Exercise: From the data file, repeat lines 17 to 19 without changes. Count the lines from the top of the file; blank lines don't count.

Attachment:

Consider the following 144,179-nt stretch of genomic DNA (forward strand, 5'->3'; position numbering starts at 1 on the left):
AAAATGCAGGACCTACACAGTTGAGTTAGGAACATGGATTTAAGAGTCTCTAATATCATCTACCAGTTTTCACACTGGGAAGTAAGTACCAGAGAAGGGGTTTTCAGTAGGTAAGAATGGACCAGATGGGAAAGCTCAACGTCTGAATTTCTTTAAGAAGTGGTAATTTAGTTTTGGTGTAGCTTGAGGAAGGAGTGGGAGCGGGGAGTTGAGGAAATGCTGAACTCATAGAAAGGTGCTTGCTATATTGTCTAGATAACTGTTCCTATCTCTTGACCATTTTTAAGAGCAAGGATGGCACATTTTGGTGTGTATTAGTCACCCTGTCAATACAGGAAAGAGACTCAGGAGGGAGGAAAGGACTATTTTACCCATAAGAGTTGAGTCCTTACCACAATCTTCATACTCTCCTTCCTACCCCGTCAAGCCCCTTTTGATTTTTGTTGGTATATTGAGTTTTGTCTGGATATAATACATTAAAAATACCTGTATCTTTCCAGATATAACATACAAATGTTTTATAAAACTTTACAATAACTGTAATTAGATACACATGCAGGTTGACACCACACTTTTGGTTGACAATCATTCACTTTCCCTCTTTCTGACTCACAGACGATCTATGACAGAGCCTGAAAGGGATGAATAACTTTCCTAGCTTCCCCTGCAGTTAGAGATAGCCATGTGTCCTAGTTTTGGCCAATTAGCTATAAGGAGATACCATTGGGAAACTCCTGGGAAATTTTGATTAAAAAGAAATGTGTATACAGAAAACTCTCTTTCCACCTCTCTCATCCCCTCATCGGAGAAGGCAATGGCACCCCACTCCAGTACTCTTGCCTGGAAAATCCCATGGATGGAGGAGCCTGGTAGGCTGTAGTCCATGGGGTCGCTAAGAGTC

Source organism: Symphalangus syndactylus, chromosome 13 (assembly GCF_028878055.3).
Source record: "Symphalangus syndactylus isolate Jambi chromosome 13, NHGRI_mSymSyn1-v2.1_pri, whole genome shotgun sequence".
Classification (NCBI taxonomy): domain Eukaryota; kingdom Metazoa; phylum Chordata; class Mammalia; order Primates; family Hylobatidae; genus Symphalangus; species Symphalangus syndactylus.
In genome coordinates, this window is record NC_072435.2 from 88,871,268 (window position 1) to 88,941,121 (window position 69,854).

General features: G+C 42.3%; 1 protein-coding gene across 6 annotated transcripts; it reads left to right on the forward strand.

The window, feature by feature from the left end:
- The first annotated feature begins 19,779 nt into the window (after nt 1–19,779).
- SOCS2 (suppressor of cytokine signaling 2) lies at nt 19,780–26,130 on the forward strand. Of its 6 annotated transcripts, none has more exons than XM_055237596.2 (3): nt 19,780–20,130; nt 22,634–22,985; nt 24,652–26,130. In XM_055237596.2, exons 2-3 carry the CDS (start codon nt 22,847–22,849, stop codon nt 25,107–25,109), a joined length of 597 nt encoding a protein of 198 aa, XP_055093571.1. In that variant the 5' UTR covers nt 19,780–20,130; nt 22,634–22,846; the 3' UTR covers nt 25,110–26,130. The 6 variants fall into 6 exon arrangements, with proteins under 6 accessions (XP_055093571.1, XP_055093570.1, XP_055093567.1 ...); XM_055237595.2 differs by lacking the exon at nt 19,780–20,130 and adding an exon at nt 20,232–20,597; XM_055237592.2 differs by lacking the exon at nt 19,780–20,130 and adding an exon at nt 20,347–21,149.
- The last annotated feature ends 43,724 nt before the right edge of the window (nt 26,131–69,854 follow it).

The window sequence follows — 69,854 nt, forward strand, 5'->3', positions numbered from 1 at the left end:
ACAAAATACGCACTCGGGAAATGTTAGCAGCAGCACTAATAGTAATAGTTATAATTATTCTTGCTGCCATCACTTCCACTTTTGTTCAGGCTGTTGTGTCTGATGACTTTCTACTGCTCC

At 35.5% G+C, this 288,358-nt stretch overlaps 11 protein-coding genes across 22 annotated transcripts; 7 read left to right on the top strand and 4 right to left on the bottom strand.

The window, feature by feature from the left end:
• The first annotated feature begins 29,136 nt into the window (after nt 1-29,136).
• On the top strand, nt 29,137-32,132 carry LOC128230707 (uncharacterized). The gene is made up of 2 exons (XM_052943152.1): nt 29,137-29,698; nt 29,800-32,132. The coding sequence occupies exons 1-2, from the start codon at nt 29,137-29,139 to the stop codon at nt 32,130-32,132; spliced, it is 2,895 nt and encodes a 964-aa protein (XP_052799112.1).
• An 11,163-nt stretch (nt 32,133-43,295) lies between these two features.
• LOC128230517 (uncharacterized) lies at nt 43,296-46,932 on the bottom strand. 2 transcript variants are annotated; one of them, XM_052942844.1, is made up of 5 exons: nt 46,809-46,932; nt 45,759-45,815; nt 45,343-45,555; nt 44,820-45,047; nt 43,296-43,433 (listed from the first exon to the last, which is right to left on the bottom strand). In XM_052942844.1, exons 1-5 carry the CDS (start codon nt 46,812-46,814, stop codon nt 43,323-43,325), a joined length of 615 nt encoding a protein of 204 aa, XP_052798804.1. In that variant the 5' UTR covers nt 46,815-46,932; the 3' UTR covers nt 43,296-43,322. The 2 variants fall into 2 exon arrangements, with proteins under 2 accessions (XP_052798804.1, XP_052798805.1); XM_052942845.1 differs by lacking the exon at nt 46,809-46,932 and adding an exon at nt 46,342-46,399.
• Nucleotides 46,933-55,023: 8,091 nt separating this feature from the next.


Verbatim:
• On the top strand, nt 29,137-32,132 carry LOC128230707 (uncharacterized). The gene is made up of 2 exons (XM_052943152.1): nt 29,137-29,698; nt 29,800-32,132. The coding sequence occupies exons 1-2, from the start codon at nt 29,137-29,139 to the stop codon at nt 32,130-32,132; spliced, it is 2,895 nt and encodes a 964-aa protein (XP_052799112.1).
• An 11,163-nt stretch (nt 32,133-43,295) lies between these two features.
• LOC128230517 (uncharacterized) lies at nt 43,296-46,932 on the bottom strand. 2 transcript variants are annotated; one of them, XM_052942844.1, is made up of 5 exons: nt 46,809-46,932; nt 45,759-45,815; nt 45,343-45,555; nt 44,820-45,047; nt 43,296-43,433 (listed from the first exon to the last, which is right to left on the bottom strand). In XM_052942844.1, exons 1-5 carry the CDS (start codon nt 46,812-46,814, stop codon nt 43,323-43,325), a joined length of 615 nt encoding a protein of 204 aa, XP_052798804.1. In that variant the 5' UTR covers nt 46,815-46,932; the 3' UTR covers nt 43,296-43,322. The 2 variants fall into 2 exon arrangements, with proteins under 2 accessions (XP_052798804.1, XP_052798805.1); XM_052942845.1 differs by lacking the exon at nt 46,809-46,932 and adding an exon at nt 46,342-46,399.